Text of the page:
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Press releases

Nurses Strike Cut Short By Government Legal Challenge

RCN general secretary Pat Cullen has criticised the government for taking the union to court. (Alamy)

3 min read

A government legal challenge has succeeded in cutting short planned industrial action by nurses next week after the Royal College of Nursing (RCN) rejected a pay deal.

Nurses who are members of the RCN union were set to strike from 8pm on 30 April to 8pm on 2 May, however the courts have ruled the final day of strike action as unlawful. 

Speaking outside the High Court responding the the verdict, RCN general secretary Pat Cullen described the decision as "the darkest day in this dispute so far". 

"They've won their legal battle today – but what this has led to is they’ve lost nursing, and they've lost the public," Cullen said.

"They’ve taken the most trusted profession through the courts, by the least trusted people.

"And what a day for nursing, what a day for patients. And what an indictment on this government."

Ahead of the announcement, Cullen had hinted that she believed it was likely the government would be successful in their bid to curtail the length of the strike action. 

Health secretary Steve Barclay had argued that the planned industrial action was unlawful and the government were challenging it in the interests of patient welfare.

The legal challenge, which is an injunction to prevent the RCN's last day of strike action, argued the RCN's mandate to strike runs out before the next round of strikes on 2 May.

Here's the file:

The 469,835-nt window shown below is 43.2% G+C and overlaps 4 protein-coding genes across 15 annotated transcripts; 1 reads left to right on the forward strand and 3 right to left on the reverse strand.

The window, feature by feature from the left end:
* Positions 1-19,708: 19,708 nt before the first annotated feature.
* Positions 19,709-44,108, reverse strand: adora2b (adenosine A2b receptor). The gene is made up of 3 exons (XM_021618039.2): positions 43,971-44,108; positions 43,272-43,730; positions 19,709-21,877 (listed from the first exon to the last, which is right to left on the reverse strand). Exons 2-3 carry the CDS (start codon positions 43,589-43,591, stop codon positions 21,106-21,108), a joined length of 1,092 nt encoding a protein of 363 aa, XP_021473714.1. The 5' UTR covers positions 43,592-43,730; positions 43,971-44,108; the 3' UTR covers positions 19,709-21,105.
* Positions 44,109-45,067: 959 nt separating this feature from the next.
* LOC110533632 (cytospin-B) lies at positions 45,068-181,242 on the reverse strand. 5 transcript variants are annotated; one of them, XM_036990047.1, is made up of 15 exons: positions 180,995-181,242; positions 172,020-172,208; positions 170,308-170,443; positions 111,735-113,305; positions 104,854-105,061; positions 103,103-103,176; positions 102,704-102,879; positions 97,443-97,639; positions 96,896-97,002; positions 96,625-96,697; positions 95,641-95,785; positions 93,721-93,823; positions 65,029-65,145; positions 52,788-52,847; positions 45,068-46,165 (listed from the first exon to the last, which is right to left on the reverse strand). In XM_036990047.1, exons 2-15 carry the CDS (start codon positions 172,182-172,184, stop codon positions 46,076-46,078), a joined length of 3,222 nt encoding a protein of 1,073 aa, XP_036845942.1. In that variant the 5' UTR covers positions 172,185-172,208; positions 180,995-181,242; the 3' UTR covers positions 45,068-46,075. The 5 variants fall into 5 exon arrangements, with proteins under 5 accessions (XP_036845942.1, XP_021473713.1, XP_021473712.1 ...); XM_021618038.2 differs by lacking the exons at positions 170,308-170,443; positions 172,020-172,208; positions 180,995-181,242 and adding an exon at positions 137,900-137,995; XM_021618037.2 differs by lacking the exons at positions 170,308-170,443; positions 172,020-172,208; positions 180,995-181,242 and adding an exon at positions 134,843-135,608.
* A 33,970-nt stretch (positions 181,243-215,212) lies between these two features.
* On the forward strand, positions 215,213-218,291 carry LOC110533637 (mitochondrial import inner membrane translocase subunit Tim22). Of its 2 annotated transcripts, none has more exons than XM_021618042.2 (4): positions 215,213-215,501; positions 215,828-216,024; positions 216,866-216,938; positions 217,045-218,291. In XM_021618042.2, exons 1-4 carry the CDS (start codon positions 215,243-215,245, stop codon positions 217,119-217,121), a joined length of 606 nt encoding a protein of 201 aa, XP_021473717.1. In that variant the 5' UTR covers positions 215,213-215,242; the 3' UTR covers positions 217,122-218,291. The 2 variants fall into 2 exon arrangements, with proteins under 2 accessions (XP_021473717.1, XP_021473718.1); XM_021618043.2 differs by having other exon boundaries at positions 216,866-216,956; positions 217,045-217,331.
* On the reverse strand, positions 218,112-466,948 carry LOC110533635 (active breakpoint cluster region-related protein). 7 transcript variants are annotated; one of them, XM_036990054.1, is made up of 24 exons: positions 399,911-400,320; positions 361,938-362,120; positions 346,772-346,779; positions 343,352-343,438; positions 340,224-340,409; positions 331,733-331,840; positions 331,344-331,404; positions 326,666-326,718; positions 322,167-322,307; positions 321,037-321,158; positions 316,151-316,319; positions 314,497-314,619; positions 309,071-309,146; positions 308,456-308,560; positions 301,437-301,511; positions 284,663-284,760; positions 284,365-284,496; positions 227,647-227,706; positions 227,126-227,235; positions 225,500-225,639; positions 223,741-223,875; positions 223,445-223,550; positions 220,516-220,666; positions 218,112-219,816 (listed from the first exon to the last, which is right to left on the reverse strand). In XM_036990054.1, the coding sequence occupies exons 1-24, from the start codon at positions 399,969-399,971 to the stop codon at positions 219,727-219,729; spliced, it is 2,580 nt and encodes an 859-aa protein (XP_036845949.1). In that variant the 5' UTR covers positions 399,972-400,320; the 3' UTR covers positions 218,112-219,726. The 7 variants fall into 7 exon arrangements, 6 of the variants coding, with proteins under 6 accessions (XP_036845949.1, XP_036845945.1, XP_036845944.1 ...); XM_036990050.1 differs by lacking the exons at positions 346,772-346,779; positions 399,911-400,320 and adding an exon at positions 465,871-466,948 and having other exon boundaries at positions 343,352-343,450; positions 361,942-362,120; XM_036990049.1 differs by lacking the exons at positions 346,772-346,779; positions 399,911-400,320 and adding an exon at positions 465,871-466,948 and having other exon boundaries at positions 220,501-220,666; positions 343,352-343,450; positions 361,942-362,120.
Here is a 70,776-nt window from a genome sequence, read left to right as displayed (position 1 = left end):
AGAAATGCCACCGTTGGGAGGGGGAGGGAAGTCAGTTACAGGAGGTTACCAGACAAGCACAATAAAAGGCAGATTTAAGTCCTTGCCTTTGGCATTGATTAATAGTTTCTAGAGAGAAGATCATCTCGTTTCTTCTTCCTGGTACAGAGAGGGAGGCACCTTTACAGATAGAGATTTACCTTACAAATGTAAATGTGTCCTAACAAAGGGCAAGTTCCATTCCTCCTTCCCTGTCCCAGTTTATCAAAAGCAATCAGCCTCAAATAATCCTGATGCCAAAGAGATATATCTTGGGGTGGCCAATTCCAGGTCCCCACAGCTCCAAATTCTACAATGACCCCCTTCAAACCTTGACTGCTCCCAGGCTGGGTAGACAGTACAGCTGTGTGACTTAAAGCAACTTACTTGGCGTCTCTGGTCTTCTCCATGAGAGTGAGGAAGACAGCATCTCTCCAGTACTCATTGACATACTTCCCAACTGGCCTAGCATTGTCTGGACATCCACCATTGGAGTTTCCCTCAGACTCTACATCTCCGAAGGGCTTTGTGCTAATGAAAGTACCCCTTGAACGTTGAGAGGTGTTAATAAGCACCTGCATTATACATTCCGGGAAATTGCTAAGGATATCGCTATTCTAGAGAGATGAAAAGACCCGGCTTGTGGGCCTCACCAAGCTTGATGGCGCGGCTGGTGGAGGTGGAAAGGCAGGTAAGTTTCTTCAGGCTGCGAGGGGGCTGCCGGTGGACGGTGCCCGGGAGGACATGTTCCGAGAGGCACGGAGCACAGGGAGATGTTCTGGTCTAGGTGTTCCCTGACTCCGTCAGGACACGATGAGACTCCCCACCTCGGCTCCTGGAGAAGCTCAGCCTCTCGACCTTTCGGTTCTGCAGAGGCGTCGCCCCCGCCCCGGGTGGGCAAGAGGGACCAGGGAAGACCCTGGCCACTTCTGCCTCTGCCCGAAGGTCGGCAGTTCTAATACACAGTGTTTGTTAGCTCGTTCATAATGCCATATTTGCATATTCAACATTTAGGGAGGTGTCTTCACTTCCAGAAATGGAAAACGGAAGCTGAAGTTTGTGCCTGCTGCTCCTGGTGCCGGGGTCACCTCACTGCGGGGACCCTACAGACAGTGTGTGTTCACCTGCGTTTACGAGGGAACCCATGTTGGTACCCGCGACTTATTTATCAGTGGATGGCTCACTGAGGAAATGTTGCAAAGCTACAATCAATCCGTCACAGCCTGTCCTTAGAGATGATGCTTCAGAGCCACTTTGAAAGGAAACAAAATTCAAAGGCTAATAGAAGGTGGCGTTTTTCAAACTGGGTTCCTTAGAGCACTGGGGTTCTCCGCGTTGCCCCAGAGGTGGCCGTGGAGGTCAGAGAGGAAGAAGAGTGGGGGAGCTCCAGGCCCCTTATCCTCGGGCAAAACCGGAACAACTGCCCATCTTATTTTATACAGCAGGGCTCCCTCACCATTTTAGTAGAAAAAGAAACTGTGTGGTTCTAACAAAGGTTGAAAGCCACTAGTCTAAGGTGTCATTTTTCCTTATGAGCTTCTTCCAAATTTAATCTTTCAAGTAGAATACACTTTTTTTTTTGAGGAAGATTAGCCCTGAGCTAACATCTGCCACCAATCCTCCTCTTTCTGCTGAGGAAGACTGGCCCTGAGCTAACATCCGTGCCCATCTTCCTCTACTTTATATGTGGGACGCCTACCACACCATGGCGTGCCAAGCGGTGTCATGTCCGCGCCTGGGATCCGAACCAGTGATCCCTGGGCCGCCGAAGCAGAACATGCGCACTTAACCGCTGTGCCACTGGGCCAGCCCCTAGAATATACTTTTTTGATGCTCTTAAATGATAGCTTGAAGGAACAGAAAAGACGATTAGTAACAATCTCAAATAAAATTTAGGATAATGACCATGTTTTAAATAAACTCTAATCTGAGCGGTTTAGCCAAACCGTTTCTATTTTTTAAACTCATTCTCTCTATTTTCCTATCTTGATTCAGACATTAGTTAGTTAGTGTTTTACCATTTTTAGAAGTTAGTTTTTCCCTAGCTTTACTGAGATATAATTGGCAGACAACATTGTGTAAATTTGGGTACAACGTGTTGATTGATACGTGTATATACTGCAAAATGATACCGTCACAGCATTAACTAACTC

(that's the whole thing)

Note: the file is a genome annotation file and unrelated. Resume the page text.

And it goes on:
Responding to the court ruling in the government's favour, Barclay said while he supported the right to strike "within the law" the government would not "stand by and let plainly unlawful strike action go ahead". 

"Both the NHS and my team tried to resolve this without resorting to legal action, but unfortunately, following a request from NHS Employers, we took this step with regret to protect nurses by ensuring they are not asked to take part in an unlawful strike," said Barclay in a statement. 

“We welcome the decision of the High Court that the Royal College of Nursing’s planned strike on 2 May is illegal.

“The government wants to continue working constructively with the Royal College of Nursing, as was the case when we agreed the pay offer that was endorsed by their leadership.

"We now call on them to do the right thing by patients and agree derogations for their strike action on 30 April and 1 May.”

The row came after the RCN rejected a pay offer from government and scheduled more strike action despite other unions, like Unison and the Royal College of Midwives (RCM), accepting the deal.

The offer covered two pay years, as well as a one-off amount for 2022/23 and a 5 per cent wage rise – with the lowest paid receiving 10.4 per cent for 2023/24.


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